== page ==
Last week, we wrote about an inspector general’s report that said the Internal Revenue Service gave away nearly $4 billion in fraudulent tax refunds to identity thieves, with hundreds of payouts apiece going to single addresses in countries such as Lithuania, Bulgaria and China.
A separate IG analysis released in September cited long delays in closing identity-theft cases, saying the IRS spent an average of 312 days in resolving such matters.
Taxpayers have every reason to feel outraged when the government hands out nearly $4 billion to identity thieves and takes nearly a year to figure out whether individuals really are who they say they are. But the IRS insisted last week that it has taken action and made big progress in those areas. The latest numbers back up those claims.
Here are a few things readers should keep in mind about the IG reports and what the IRS has done:
* The issue of tax refunds for identity thieves has been a hot topic since at least 2010, when the problem was reaching new heights and the IRS had paid out $5.2 billion to scammers. Since then, Congress has held several hearings on the matter, and the IRS has made a concerted effort to address the problem.
said last week that it has dedicated more than 3,000 employees solely to identity-theft cases, more than doubling its number from late-2011. The agency also made greater use of identity protection pins to help prevent scammers from reusing stolen identities, saying it issued 250,000 pins in 2012 and 770,000 for the 2013 tax season.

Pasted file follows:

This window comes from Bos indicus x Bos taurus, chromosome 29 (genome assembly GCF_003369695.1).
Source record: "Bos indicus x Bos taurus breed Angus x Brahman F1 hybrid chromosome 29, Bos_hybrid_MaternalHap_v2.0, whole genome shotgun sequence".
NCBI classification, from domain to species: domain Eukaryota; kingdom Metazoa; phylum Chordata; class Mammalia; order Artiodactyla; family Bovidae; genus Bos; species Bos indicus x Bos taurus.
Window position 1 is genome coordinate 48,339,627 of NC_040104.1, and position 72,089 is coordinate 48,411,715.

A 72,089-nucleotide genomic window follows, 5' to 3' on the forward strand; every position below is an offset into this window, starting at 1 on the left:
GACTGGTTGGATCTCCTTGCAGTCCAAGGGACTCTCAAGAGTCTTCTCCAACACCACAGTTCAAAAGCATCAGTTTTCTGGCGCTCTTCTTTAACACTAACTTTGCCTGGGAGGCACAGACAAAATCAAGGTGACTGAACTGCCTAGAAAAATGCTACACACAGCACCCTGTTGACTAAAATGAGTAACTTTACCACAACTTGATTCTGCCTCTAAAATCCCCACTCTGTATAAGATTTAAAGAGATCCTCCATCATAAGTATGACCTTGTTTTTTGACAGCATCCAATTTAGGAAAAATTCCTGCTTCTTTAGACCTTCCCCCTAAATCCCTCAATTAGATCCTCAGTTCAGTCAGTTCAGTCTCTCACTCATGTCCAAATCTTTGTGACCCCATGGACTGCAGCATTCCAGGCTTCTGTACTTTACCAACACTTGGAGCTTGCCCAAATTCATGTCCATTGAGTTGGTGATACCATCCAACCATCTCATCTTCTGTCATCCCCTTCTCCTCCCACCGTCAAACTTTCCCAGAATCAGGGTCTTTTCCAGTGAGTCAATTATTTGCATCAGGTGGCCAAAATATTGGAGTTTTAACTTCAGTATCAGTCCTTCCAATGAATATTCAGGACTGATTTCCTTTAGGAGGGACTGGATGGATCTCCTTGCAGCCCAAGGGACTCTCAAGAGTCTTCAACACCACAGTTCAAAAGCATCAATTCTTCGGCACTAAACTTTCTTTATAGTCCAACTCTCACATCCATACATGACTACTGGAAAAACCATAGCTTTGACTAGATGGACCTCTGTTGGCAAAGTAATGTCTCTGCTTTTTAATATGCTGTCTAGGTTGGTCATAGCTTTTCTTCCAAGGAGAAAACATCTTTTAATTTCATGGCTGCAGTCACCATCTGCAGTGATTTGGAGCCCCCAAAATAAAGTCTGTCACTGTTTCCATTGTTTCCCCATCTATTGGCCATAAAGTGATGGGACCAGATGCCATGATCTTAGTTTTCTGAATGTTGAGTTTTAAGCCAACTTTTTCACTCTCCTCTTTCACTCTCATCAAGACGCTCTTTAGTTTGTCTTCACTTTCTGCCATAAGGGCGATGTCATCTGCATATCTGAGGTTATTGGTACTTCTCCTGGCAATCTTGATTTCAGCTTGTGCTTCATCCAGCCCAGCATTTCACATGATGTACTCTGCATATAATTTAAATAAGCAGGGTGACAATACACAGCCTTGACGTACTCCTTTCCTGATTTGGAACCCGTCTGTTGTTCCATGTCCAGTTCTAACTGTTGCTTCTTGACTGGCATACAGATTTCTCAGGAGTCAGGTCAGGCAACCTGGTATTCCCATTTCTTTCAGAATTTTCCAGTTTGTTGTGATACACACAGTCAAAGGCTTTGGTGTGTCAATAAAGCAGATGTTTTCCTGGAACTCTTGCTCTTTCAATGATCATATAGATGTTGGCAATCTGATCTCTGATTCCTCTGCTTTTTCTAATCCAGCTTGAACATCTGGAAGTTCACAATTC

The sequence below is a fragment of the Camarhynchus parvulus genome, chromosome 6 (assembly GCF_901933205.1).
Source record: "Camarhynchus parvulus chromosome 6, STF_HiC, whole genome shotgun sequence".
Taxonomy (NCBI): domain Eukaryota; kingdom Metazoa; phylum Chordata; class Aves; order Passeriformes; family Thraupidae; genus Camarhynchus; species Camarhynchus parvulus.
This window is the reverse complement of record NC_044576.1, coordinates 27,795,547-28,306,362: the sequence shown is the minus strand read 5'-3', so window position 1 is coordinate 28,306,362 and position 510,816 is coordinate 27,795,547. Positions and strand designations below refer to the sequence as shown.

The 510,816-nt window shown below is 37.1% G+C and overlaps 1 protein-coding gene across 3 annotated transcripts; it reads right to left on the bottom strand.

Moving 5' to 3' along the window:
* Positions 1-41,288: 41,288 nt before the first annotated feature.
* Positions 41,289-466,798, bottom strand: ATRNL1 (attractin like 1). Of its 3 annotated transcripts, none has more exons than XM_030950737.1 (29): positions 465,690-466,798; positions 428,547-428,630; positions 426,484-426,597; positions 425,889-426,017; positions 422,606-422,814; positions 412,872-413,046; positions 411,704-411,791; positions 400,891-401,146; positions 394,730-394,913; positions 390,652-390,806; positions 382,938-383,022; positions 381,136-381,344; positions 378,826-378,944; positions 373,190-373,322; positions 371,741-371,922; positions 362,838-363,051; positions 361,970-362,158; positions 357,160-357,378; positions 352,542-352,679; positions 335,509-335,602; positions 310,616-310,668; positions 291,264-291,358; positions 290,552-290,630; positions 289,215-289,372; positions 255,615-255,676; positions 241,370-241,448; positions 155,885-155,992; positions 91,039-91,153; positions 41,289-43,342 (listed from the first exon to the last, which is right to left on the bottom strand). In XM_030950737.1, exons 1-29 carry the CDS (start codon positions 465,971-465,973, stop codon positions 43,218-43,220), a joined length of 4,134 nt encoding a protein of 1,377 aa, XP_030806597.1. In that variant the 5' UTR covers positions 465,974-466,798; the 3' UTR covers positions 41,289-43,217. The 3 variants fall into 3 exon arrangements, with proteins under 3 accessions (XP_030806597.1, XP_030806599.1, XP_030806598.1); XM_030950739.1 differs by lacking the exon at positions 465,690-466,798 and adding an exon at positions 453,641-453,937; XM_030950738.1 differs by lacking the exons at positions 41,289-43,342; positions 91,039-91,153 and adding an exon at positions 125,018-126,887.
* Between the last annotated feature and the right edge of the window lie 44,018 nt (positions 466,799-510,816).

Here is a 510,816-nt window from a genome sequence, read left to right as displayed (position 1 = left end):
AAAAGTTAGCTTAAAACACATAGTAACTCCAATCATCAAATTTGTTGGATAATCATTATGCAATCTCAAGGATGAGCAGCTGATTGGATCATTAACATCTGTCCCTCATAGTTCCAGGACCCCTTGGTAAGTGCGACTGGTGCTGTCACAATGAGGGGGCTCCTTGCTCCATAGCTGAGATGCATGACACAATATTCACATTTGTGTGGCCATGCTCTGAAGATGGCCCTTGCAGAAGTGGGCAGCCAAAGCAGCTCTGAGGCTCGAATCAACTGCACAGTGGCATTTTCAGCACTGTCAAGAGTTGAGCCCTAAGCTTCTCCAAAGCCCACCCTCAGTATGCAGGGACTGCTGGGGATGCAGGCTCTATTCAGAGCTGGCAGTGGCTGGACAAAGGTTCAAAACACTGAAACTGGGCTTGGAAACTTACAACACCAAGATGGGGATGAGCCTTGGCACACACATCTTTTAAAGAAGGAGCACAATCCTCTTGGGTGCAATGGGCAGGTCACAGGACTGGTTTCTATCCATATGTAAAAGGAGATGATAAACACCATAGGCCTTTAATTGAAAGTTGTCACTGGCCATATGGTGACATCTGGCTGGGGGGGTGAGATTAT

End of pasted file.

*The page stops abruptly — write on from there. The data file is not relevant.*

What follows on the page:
* The report covers the 2011 tax year, so it does not reflect what happened during the latest cycle or the full extent of the agency’s progress. The inspector general noted that the IRS had already shown improvement in 2011, with the total dollar amount for fraudulent refunds from tax fraud declining by 30 percent compared to the previous year.
The 2012 numbers were even better, according to the IRS. The agency said last week that it prevented more than $20 billion in fraudulent refunds during the 2012 tax cycle, compared to $14 billion the year before. It also stopped 5 million suspicious returns for the 2012 tax year, compared to 3 million in 2011.
* The IRS has also reduced the number of days it takes to resolve identity theft cases from 312 days to about 120 days.
Josh Hicks covers Maryland politics and government. He previously anchored the Post’s Federal Eye blog, focusing on federal accountability and workforce issues.